Experimental Design Details
We implement a between-subject treatment design with three treatments, namely Treatment 1–Baseline, Treatment 2–GainFrame, and Treatment 3–LossFrame. In all treatments, subjects make a sequence of decisions and answer a questionnaire. The sequence includes two decisions in Treatment 1—Baseline, and three decisions in Treatments 2–GainFrame and 3–LossFrame.
The first decision (task T) in the three treatments is a choice between 14 Euro to be paid today and 17 Euro to be paid in five weeks.
The last decision in the three treatments is a choice between two lotteries (task R’). These two lotteries will be expressed in neutral terms, without emphasizing gains or losses. We adapt this task from a comparable one in Brown and Healy (EER, 2018). For example, the first lottery pays 18 Euro and 9 Euro, each with 50% probability. The second lottery pays 22 Euro with 75% probability, and 0 Euro with 25% probability.
The intermediate task that is only present in Treatments 2 and 3 but not in the baseline Treatment 1. This task is about making a choice between a safe payment and a lottery with loaded framing. We will use positive framing (emphasizing gains) in Treatment 2 and call it “task R+” and negative framing (emphasizing losses) in Treatment 3 and call it “task R-”. We adapt the two wording for the two frames directly from an experiment by De Martino et al. (Science, 2006).
For instance, each subject in Task R+ is endowed with 20 Euro and makes a choice between keeping 12 Euro for sure and a lottery with 75% probability of keeping all of the 20 Euro and 25% probability of keeping nothing. On the other hand, each subject in Task R- is endowed with 20 Euro and makes a choice between losing 8 Euro for sure and a lottery with 75% probability of losing nothing and 25% probability of losing all of the 20 Euro.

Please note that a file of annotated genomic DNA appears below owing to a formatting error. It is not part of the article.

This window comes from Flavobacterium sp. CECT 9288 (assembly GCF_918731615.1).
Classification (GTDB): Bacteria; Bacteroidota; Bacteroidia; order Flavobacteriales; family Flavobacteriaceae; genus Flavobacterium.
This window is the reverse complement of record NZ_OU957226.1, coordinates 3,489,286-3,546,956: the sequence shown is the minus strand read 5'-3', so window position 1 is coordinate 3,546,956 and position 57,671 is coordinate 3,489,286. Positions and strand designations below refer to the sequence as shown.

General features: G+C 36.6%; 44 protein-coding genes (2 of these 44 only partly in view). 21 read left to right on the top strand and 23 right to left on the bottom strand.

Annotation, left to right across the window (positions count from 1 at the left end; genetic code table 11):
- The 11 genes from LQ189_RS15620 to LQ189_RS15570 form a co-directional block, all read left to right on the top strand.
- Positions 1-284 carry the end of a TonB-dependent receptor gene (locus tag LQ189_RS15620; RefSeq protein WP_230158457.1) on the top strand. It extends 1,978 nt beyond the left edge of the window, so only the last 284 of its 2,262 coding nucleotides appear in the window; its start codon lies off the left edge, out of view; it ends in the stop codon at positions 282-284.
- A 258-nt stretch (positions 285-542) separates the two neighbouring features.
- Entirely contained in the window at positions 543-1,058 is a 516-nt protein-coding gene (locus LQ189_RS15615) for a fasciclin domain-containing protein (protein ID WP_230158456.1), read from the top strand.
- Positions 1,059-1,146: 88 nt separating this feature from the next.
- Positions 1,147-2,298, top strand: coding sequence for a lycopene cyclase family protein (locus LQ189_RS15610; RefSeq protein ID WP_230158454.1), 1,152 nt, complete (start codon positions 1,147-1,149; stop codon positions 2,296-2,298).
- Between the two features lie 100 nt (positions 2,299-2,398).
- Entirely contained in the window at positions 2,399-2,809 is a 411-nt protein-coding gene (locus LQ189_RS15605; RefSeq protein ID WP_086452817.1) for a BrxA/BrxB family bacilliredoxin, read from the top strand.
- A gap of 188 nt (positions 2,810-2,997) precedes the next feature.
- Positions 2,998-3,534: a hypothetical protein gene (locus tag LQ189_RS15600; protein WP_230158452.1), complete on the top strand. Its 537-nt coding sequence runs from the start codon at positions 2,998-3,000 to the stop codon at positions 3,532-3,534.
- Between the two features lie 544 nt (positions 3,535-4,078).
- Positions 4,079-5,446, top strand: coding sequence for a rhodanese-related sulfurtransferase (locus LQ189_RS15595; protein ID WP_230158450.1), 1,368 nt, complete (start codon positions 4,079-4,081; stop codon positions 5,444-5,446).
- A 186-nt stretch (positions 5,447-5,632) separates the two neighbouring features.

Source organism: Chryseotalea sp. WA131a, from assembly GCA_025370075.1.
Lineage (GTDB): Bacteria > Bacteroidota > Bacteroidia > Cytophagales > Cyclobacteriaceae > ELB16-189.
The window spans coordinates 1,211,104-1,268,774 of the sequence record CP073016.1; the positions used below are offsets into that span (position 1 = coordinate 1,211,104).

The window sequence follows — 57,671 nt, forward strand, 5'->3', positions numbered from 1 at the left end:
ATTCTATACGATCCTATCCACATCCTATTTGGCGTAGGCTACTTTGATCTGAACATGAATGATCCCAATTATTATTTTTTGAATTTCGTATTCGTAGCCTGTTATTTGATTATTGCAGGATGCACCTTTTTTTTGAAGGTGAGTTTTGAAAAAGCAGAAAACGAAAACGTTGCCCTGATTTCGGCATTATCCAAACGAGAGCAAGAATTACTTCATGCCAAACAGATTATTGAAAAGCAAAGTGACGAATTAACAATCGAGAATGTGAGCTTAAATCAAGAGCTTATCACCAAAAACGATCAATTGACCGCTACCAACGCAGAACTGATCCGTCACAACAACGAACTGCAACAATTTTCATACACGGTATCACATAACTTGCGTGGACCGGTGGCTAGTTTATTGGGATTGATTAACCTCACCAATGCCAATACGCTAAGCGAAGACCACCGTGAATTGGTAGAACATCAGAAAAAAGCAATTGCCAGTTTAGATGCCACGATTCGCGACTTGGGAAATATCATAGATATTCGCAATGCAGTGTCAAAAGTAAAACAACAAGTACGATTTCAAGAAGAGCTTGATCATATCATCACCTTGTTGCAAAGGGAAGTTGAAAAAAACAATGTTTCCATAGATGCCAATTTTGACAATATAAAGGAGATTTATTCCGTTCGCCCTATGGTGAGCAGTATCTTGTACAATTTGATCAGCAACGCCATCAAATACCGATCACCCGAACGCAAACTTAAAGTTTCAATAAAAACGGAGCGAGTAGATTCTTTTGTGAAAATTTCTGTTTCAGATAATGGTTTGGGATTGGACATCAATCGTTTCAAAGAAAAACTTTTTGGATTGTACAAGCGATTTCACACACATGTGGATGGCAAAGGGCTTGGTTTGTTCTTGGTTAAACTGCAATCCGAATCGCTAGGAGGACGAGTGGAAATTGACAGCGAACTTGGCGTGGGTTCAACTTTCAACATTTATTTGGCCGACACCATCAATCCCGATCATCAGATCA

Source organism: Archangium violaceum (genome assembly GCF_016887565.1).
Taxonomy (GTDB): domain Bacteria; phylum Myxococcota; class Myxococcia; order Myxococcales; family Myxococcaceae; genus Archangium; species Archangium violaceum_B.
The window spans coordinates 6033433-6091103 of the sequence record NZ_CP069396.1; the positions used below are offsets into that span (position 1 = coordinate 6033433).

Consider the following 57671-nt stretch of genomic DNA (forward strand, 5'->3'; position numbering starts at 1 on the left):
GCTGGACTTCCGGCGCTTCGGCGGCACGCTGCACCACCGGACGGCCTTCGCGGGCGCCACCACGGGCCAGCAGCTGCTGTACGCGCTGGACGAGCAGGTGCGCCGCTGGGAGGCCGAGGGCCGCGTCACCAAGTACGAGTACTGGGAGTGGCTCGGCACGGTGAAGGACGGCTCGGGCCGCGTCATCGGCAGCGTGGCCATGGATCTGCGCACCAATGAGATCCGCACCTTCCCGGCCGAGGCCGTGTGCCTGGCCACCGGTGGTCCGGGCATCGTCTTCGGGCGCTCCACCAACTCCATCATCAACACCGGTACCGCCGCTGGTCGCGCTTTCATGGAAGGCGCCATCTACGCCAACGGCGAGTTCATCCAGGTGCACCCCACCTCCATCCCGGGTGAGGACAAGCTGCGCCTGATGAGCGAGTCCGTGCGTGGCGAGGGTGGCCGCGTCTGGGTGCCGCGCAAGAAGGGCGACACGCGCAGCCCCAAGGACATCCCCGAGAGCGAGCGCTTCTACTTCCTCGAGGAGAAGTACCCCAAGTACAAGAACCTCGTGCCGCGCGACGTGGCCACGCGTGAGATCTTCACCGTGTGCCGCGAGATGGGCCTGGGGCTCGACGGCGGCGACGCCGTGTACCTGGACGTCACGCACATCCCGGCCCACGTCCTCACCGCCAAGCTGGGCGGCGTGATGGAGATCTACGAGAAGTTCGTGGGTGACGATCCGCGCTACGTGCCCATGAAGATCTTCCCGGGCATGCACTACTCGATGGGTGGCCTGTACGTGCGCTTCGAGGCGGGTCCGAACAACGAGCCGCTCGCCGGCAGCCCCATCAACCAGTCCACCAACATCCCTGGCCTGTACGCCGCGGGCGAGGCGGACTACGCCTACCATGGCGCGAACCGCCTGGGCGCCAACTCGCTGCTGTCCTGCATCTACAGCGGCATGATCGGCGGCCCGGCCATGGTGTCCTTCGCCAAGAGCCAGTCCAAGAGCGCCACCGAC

Summary of treatment design:
Treatment 1 (Baseline): First T, then R’.
Treatment 2 (Gain Frame): First T, then R+, then R’.
Treatment 3 (Loss Frame): First T, then R-, then R’.
A final questionnaire will include control variables such as measures of cognitive ability (Raven Matrices and Cognitive Reflection Test), trust, patience, engagement in risky behaviors, and socio-economic background.
For each subject, one of the choice-making tasks will be randomly selected to be paid. Payments will be made via bank transfers. This is communicated to the subjects in advance when sending the invitation emails.
Within the general research question whether the structure of projective measurements is a good description for the elicitation of individual preferences, we will focus on three specific questions of interest based on the experimental data. (1) Do we find statistical differences in the outcomes of the first task T? (2) Are there statistical differences between the fraction of subjects choosing the lottery in tasks R+/R- in treatments 2 and 3? (3) Do we find significant differences in the final task R’ across the three treatments? If so, can the projective model explain them as a result of the inclusion of the intermediate framed tasks R+ and R-? (4) Finally, can we conclude positively in favor of a model of projective measurement testing its goodness of fit? (This step is likely to require a simulation exercise).